Environmental Protection

EPA Removes Confidentiality Claims for More Than 150 Chemicals

The U.S. Environmental Protection Agency has made public the identities of more than 150 chemicals contained in 104 health and safety studies that industry had claimed confidential. The is another in a series of actions EPA is taking to provide the public with greater access to information on the chemicals manufactured and used in the United States.

For these 104 studies, the chemical identity will no longer be redacted, or kept from view. The chemicals involved are used in dispersant formulations and consumer products such as air fresheners, non-stick and stain resistant materials, fire resistant materials, nonylphenol compounds, perfluorinated compounds, and lead.

 “This action to disclose the identity of more than 150 chemicals is an important step in EPA’s commitment to give the American people access to critical information about chemicals that their children and families may be exposed to,” said Steve Owens, assistant administrator for EPA’s Office of Chemical Safety and Pollution Prevention. “A health and safety study with the chemical name kept secret is completely useless to the public.”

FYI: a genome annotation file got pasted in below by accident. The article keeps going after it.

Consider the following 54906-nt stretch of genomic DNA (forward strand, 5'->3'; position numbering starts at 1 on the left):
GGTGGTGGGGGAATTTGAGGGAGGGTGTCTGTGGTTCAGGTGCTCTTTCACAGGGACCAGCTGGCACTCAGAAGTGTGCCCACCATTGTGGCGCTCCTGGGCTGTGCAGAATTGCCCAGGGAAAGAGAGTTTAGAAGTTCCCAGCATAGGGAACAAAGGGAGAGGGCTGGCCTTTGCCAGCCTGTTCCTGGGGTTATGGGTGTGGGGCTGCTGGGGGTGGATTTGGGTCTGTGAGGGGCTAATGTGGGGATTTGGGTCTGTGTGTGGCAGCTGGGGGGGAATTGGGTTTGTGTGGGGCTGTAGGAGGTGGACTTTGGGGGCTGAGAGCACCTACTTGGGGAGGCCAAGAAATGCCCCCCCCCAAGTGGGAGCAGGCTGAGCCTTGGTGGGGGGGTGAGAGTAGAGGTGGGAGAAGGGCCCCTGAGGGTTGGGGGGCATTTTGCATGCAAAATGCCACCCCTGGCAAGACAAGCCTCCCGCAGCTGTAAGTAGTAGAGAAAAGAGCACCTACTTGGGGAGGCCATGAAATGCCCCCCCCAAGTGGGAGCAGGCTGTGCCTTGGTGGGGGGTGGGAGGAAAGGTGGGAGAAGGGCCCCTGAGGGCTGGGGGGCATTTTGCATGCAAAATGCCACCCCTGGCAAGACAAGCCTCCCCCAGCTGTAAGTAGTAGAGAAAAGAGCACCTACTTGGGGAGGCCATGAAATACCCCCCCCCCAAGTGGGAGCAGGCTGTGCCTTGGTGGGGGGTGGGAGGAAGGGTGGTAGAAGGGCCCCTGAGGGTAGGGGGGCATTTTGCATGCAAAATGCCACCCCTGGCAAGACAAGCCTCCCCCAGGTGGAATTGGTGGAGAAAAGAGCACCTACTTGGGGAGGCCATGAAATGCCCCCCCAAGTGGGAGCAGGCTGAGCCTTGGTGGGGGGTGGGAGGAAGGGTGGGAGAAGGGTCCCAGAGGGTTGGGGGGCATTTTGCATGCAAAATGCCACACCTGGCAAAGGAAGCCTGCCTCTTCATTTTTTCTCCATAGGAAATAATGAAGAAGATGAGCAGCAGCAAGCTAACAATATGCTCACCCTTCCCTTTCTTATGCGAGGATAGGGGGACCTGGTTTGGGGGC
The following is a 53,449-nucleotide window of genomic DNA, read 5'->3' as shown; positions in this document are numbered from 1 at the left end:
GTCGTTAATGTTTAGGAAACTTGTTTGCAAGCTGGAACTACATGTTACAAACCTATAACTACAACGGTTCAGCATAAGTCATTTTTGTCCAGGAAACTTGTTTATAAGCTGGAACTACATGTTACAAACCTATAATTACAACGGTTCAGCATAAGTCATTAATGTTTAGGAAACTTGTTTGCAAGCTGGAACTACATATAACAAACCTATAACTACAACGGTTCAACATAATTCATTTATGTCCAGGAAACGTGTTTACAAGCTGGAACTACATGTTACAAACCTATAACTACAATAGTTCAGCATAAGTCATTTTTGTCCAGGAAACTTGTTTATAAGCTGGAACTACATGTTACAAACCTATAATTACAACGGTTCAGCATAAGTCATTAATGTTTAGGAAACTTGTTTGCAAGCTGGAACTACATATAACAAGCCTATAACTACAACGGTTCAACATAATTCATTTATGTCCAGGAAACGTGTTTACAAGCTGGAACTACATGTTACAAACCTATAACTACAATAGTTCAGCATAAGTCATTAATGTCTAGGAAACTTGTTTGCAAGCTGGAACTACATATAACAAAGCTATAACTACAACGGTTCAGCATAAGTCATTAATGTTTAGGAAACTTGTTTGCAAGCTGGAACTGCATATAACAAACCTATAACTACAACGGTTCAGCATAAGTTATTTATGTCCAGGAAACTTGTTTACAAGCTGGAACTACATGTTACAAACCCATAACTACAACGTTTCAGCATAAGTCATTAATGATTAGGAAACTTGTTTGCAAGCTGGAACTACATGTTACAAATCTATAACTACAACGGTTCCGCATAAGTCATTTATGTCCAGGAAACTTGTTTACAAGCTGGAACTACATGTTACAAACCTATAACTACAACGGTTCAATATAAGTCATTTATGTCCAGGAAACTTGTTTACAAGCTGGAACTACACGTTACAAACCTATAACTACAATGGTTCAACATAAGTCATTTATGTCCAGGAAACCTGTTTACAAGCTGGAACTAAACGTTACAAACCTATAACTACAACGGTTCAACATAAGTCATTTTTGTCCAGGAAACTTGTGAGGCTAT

In 2010, EPA challenged industry to voluntarily declassify unwarranted claims of confidential business information (CBI). The agency also issued new guidance outlining plans to deny confidentiality claims for chemical identity in health and safety studies under the Toxic Substances Control Act (TSCA). Based on this guidance, EPA notified a number of companies in February 2011 that the agency had determined that their CBI claim was not eligible for confidential treatment under TSCA and that EPA intended to make the information public.  

The health and safety studies include some declassified by the agency and other voluntary declassifications by companies in response to EPA’s challenge. EPA is committed to posting new declassified materials under TSCA on the agency website on a regular basis.

In addition to these actions, EPA over the past several months has has provided the public, for the first time ever, with free access to the consolidated TSCA Inventory on the EPA and Data.Gov websites. EPA also launched a new chemical data access tool that gives the public the ability to electronically search EPA’s database of more than 10,000 health and safety documents on a wide range of chemicals that they may come in contact with every day.


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